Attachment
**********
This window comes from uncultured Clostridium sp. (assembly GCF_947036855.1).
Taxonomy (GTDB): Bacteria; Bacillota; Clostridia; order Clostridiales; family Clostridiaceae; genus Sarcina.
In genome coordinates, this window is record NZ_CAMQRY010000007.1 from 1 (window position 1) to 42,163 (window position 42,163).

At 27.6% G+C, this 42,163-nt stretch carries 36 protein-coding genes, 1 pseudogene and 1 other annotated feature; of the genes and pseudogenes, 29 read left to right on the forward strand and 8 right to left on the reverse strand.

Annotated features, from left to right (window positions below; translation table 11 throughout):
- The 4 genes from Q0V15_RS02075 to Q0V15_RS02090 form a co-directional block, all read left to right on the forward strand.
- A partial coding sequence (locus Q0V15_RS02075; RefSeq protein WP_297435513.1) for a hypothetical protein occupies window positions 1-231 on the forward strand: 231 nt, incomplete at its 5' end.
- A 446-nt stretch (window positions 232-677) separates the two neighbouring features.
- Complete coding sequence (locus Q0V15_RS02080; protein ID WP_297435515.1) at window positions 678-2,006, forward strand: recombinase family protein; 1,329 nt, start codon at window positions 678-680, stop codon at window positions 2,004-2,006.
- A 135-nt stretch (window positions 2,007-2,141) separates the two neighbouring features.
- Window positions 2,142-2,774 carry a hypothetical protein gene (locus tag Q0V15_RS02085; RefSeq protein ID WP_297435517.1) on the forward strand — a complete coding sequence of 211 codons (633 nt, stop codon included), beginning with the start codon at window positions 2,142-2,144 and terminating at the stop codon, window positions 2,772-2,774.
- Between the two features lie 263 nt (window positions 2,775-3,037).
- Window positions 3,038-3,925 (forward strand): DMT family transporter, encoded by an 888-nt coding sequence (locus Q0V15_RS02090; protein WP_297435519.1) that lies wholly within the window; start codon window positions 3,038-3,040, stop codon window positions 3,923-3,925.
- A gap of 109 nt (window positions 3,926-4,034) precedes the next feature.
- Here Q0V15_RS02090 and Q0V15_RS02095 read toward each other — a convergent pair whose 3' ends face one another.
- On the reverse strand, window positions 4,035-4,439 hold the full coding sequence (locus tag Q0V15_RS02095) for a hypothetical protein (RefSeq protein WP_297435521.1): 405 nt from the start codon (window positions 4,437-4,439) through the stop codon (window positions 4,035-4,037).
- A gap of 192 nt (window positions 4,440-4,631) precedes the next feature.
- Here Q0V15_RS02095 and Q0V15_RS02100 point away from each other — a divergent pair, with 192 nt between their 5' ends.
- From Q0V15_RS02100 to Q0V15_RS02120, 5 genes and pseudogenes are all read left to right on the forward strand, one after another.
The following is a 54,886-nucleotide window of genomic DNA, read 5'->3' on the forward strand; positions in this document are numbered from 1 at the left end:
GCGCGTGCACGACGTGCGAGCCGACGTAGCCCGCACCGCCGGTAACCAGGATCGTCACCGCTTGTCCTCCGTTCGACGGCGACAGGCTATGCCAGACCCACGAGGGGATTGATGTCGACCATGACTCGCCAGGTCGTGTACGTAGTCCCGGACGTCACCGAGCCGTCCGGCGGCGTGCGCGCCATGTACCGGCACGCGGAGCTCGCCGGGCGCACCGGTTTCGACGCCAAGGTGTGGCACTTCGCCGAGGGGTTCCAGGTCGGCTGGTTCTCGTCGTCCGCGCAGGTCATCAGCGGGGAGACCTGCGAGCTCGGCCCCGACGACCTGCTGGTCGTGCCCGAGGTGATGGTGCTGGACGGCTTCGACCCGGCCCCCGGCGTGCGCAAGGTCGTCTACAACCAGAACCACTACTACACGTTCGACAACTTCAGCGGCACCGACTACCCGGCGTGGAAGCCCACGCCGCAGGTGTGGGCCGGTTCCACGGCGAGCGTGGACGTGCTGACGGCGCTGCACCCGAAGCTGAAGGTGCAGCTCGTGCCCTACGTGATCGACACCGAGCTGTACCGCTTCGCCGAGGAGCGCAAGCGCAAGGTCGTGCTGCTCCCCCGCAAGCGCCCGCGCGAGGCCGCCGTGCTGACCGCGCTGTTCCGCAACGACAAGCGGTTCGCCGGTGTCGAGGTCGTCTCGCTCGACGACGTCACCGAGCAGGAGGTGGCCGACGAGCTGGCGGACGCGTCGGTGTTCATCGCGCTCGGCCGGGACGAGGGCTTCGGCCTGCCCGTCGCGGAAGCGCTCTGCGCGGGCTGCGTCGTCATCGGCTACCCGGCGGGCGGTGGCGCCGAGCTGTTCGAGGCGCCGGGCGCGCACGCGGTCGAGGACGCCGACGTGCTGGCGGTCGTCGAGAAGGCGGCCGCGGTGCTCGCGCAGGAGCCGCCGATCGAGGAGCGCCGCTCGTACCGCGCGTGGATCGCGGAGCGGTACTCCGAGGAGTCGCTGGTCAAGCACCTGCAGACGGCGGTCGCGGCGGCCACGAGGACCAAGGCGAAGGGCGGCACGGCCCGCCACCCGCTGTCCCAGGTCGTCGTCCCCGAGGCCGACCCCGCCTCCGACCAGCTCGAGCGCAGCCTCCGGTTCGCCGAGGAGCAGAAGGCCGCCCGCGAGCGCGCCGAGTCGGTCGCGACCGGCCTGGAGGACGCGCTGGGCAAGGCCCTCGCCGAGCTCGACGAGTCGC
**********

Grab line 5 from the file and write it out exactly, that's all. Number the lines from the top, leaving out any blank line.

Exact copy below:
Annotated features, from left to right (window positions below; translation table 11 throughout):